Chase Elliott loves NASCAR. A lot. Probably more than most people.
Of course, it makes sense. The 20-year-old, born William Clyde Elliott III, grew up around the sport and, in his short career, has emerged from the shadows of two of its biggest names; Jeff Gordon and, his father, Bill Elliott.
Elliott will sit in Gordon’s iconic No. 24 Chevrolet, racing in the Daytona 500 and starting the race in the pole position after his 196.314-mile-per-hour lap in the qualifying race. It’s a position that has Elliott, for the first time, in sole possession of the spotlight.
He likes it. Almost as much as he likes NASCAR.
Read on to learn everything about Elliott, his family, his father’s legacy and how he hopes to forge his own path on the track:
1. Elliott Is the Youngest Pole-Sitter in Daytona 500 History
There’s starting your career on a high note and then there’s starting your career by making history, which is exactly what Elliott has done. He not only made his debut in the No. 24 Chevrolet in the Daytona 500, but logged the fastest lap in the qualifying field, becoming the youngest driver, at 20 years old, to earn the pole award.
The rest of the field certainly took notice:
It’s the biggest moment, by far, of Elliott’s short career. Thus far he has yet to finish in the top 15 of a Sprint Cup race and has actually only driven in five races since the 2015 season began.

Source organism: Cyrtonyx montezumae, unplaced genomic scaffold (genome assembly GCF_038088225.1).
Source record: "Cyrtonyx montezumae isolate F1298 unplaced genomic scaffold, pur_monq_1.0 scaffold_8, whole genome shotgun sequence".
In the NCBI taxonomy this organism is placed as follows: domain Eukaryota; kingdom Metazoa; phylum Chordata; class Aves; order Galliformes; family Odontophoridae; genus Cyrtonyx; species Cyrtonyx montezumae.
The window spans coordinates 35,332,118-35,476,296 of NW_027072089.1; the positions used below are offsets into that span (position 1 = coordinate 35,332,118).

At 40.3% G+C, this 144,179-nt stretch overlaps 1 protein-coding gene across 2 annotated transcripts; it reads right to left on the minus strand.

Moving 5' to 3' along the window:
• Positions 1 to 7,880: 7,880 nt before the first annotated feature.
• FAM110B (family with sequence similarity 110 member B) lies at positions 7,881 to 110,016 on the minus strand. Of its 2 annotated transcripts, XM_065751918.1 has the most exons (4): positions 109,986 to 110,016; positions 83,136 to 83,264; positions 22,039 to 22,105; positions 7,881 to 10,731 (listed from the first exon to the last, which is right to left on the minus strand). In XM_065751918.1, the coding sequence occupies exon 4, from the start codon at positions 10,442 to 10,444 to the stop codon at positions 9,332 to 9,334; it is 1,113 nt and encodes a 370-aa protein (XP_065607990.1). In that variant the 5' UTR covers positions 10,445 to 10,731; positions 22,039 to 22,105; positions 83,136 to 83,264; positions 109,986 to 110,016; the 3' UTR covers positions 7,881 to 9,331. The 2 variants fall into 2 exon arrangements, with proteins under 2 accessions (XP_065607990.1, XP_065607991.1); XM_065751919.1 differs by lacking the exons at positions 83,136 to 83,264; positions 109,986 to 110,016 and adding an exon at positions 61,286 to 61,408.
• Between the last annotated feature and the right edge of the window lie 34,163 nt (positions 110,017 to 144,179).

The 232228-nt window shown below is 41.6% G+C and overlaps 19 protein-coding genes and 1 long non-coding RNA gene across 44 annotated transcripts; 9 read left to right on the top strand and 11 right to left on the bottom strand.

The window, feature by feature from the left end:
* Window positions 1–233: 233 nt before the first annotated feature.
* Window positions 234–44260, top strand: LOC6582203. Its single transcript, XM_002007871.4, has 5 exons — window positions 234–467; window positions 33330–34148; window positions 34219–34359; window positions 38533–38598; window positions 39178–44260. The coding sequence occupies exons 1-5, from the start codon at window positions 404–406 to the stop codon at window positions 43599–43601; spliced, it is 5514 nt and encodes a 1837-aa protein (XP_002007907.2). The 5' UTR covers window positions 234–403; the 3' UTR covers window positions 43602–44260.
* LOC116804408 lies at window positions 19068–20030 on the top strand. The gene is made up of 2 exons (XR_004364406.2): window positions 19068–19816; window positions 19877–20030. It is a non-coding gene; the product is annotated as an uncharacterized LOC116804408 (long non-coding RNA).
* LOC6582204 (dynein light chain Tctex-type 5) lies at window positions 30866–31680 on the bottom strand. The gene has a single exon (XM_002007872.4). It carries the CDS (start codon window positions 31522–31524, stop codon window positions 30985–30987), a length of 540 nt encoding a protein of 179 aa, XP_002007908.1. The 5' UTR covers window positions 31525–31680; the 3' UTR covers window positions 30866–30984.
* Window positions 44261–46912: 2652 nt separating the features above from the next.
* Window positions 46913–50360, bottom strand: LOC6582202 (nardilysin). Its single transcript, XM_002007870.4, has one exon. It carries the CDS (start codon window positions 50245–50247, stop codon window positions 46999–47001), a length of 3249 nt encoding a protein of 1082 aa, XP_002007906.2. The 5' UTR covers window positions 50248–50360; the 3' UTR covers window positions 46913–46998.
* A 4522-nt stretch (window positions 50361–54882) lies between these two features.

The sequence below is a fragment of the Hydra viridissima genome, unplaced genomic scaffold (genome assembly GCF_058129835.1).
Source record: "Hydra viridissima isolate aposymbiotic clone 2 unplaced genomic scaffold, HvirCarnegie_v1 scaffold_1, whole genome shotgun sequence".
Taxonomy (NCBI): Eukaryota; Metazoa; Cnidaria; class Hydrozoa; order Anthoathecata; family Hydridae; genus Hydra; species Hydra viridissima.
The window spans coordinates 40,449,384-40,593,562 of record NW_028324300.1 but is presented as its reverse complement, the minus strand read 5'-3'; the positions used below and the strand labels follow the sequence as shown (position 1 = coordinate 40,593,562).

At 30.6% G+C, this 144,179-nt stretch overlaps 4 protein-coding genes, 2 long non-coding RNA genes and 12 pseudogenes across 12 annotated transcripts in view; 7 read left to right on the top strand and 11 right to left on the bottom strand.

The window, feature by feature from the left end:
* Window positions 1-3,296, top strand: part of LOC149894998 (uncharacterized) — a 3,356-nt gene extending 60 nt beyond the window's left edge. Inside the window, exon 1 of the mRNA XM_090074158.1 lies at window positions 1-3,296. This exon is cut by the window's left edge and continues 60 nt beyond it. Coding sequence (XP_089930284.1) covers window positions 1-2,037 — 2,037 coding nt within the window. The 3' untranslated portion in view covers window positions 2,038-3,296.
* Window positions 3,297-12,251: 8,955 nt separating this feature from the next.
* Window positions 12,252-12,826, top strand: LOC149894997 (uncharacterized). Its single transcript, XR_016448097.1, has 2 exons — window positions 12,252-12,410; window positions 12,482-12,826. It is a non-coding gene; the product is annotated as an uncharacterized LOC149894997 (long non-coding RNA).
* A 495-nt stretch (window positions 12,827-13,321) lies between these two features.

2. He Signed a Three-Year Developmental Contract With Hendrick Motorsports When He Was 15
Elliott has already been hyped up as one of the most promising rookies since Dale Earnhardt Jr., but there’s plenty of reason for fans to be confident in what he can do on the track. When he was just 14 years old, Elliott started racing in the the X-1R Pro Cup stock car series, where he won once and notched 10 top-10 finishes in 11 starts.
In 2010, Elliott became the youngest driver to win the Blizzard Series at Five Flags Speedway in Pensacola, Fla., the Miller Lite Series at Mobile (Ala.) International Speedway and the overall Sunoco Gulf Coast championship.
Then, in 2011, when he was only 15, Hendricks Motorsports signed Elliott to a multi-year driver agreement. “The apple hasn’t fallen far from the tree with Chase,” said Rick Hendrick, owner of Hendrick Motorsports. “I see those same traits in Chase, with his natural driving talent and an awareness of what he needs to do away from the track to be successful.”
Hendricks announced, in January 2015, that Elliott would join the group as a full-time Sprint Cup driver in 2015. The news came just after Elliott became the youngest national series champion in NASCAR history the season before.
3. Elliott Credits His Father With Sparking His Career
Elliott was always going to be a driver. Or, at least, he wanted to be. After all, when your father is Bill Elliott, it’s difficult to have any other kind of career aspiration.
Over the course of Bill’s career, he won 44 races, one championship and was NASCAR’s most popular driver 16 times. For good measure he won the “Winston Million” bonus in 1985, three (Daytona, Talladega and Darlington) of NASCAR’s four “crown jewel” races. Together the father-son duo have developed an in-car approach that has turned Elliott into one of the most talked about rookies in the entire sport.